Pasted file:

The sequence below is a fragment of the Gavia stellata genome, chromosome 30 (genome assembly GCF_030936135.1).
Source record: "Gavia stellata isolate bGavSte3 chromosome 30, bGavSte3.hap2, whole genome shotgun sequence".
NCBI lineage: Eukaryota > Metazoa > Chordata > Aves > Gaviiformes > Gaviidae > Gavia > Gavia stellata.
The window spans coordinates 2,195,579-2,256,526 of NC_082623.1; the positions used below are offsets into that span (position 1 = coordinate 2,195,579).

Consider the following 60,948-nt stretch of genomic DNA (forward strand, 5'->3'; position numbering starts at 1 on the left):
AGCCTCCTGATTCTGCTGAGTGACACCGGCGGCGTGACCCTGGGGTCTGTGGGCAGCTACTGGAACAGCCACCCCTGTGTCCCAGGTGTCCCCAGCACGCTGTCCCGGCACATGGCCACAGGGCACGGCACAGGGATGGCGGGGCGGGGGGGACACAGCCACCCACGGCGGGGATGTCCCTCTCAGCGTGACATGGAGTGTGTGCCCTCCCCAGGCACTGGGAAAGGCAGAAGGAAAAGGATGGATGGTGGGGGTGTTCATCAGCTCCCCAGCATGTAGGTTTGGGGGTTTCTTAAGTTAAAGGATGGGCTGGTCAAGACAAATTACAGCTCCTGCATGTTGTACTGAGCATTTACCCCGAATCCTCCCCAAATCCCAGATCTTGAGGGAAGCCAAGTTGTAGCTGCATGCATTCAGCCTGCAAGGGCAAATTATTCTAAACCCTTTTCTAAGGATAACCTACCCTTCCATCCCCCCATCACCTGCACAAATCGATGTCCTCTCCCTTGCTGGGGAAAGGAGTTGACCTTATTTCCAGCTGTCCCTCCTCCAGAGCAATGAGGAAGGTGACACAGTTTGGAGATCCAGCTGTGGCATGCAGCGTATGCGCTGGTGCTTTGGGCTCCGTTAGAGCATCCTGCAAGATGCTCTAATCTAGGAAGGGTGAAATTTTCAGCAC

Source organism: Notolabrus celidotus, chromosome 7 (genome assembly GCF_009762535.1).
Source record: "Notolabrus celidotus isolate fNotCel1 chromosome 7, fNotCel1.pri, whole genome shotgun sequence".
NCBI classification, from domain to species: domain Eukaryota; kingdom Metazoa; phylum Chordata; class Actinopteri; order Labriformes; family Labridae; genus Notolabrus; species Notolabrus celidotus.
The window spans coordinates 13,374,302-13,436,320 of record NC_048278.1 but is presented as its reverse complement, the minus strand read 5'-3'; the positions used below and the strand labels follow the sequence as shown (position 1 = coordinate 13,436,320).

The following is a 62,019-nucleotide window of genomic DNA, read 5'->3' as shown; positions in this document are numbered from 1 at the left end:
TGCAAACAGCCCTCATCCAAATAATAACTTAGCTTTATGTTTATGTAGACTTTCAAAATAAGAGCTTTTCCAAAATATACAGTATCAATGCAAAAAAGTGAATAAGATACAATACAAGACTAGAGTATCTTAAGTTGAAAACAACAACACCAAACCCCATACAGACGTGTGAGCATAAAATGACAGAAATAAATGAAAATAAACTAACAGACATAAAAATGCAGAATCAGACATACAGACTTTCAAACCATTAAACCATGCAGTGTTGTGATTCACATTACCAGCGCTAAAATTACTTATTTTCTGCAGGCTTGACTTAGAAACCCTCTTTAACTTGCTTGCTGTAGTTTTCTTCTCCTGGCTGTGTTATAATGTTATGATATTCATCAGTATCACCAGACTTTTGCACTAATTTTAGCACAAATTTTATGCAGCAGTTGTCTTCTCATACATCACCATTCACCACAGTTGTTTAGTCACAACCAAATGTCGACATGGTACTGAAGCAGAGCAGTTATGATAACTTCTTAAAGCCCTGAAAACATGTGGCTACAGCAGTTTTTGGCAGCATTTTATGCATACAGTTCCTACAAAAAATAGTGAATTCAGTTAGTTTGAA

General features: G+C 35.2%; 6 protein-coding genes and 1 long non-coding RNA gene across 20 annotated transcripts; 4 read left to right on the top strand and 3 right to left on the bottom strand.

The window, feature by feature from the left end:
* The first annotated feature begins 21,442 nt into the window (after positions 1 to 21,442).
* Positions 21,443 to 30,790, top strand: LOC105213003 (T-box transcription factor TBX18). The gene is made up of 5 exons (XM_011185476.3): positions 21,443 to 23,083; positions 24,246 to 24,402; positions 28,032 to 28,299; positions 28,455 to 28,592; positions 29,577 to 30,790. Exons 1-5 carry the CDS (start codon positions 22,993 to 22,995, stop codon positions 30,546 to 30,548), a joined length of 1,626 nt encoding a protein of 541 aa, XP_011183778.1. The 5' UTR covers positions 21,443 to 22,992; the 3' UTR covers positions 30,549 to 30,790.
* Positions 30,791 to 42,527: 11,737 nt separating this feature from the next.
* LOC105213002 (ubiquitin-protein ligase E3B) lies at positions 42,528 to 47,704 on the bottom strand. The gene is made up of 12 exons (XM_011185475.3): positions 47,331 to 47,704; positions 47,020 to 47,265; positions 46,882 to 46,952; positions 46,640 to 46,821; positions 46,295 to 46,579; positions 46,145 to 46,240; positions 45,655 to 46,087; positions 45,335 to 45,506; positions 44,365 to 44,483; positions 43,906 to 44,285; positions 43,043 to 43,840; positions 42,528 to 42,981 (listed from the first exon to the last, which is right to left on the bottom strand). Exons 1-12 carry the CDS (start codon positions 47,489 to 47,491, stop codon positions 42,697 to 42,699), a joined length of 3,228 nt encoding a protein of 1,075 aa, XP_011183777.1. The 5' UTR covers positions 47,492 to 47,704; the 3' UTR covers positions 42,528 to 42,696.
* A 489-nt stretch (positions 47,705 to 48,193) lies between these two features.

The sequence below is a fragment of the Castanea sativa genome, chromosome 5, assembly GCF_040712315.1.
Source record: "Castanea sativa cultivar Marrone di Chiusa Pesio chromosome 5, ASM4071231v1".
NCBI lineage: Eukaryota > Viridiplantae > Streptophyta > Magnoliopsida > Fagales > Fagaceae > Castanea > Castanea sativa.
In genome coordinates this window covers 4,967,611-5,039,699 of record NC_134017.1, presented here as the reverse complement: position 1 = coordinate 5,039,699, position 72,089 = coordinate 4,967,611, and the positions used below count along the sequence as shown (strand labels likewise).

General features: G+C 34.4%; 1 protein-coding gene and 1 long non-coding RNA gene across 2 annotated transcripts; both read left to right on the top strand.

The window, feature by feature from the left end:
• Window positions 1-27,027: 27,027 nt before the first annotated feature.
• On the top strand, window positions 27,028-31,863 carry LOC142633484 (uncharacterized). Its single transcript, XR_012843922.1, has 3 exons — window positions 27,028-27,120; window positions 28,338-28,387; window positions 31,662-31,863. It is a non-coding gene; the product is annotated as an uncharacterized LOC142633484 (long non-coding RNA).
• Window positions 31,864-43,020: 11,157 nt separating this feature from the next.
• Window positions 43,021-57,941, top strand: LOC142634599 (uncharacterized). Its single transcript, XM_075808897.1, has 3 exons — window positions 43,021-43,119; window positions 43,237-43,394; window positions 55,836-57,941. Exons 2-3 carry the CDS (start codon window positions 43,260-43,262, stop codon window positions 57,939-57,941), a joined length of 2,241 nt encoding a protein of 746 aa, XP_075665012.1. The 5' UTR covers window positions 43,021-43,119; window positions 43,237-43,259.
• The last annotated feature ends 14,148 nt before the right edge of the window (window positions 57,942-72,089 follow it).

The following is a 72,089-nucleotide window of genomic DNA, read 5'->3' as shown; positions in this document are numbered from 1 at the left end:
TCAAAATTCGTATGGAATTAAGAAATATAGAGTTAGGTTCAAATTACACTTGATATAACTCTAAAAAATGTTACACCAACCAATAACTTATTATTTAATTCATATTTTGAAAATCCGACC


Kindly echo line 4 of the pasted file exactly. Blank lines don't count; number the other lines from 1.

The window spans coordinates 2,195,579-2,256,526 of NC_082623.1; the positions used below are offsets into that span (position 1 = coordinate 2,195,579).